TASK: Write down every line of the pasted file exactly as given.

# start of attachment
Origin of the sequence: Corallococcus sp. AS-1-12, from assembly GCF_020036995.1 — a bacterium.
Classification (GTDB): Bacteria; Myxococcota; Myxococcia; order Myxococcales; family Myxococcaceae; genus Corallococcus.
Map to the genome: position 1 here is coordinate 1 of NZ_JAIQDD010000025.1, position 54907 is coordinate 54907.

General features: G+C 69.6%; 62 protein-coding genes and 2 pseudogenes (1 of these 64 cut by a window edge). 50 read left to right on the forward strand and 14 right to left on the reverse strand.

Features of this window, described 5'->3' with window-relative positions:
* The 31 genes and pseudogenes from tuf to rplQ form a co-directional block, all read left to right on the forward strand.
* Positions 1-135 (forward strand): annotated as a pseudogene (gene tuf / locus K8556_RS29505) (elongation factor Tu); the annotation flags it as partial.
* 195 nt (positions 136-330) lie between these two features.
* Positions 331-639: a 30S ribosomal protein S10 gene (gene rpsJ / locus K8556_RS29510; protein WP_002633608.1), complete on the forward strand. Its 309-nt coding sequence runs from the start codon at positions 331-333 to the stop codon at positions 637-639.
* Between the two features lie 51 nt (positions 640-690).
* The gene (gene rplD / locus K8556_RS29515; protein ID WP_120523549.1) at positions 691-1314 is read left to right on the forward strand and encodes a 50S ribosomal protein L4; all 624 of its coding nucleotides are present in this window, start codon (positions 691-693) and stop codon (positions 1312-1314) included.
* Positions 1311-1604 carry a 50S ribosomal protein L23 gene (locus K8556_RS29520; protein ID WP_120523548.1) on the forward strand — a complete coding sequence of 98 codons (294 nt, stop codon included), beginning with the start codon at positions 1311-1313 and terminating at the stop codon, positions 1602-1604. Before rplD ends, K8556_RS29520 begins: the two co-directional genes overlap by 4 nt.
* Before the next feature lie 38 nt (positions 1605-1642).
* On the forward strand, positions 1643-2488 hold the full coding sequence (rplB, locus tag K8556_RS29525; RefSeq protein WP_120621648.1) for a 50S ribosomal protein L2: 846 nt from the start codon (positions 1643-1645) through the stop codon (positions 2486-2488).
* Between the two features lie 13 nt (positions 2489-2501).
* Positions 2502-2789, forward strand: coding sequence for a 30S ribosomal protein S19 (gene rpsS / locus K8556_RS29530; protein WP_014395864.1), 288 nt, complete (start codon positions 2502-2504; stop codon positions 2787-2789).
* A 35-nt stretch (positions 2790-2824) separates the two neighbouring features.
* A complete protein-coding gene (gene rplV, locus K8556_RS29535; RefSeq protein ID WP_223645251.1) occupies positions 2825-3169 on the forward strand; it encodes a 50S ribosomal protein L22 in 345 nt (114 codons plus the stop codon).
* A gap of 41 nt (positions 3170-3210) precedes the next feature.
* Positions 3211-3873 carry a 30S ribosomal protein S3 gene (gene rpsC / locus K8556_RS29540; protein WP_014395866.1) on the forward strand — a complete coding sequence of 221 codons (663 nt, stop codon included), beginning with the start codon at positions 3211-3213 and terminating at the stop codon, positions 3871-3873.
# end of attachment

Origin of the sequence: Corallococcus sp. AS-1-12, from assembly GCF_020036995.1 — a bacterium.
Classification (GTDB): Bacteria; Myxococcota; Myxococcia; order Myxococcales; family Myxococcaceae; genus Corallococcus.
Map to the genome: position 1 here is coordinate 1 of NZ_JAIQDD010000025.1, position 54907 is coordinate 54907.

General features: G+C 69.6%; 62 protein-coding genes and 2 pseudogenes (1 of these 64 cut by a window edge). 50 read left to right on the forward strand and 14 right to left on the reverse strand.

Features of this window, described 5'->3' with window-relative positions:
* The 31 genes and pseudogenes from tuf to rplQ form a co-directional block, all read left to right on the forward strand.
* Positions 1-135 (forward strand): annotated as a pseudogene (gene tuf / locus K8556_RS29505) (elongation factor Tu); the annotation flags it as partial.
* 195 nt (positions 136-330) lie between these two features.
* Positions 331-639: a 30S ribosomal protein S10 gene (gene rpsJ / locus K8556_RS29510; protein WP_002633608.1), complete on the forward strand. Its 309-nt coding sequence runs from the start codon at positions 331-333 to the stop codon at positions 637-639.
* Between the two features lie 51 nt (positions 640-690).
* The gene (gene rplD / locus K8556_RS29515; protein ID WP_120523549.1) at positions 691-1314 is read left to right on the forward strand and encodes a 50S ribosomal protein L4; all 624 of its coding nucleotides are present in this window, start codon (positions 691-693) and stop codon (positions 1312-1314) included.
* Positions 1311-1604 carry a 50S ribosomal protein L23 gene (locus K8556_RS29520; protein ID WP_120523548.1) on the forward strand — a complete coding sequence of 98 codons (294 nt, stop codon included), beginning with the start codon at positions 1311-1313 and terminating at the stop codon, positions 1602-1604. Before rplD ends, K8556_RS29520 begins: the two co-directional genes overlap by 4 nt.
* Before the next feature lie 38 nt (positions 1605-1642).
* On the forward strand, positions 1643-2488 hold the full coding sequence (rplB, locus tag K8556_RS29525; RefSeq protein WP_120621648.1) for a 50S ribosomal protein L2: 846 nt from the start codon (positions 1643-1645) through the stop codon (positions 2486-2488).
* Between the two features lie 13 nt (positions 2489-2501).
* Positions 2502-2789, forward strand: coding sequence for a 30S ribosomal protein S19 (gene rpsS / locus K8556_RS29530; protein WP_014395864.1), 288 nt, complete (start codon positions 2502-2504; stop codon positions 2787-2789).
* A 35-nt stretch (positions 2790-2824) separates the two neighbouring features.
* A complete protein-coding gene (gene rplV, locus K8556_RS29535; RefSeq protein ID WP_223645251.1) occupies positions 2825-3169 on the forward strand; it encodes a 50S ribosomal protein L22 in 345 nt (114 codons plus the stop codon).
* A gap of 41 nt (positions 3170-3210) precedes the next feature.
* Positions 3211-3873 carry a 30S ribosomal protein S3 gene (gene rpsC / locus K8556_RS29540; protein WP_014395866.1) on the forward strand — a complete coding sequence of 221 codons (663 nt, stop codon included), beginning with the start codon at positions 3211-3213 and terminating at the stop codon, positions 3871-3873.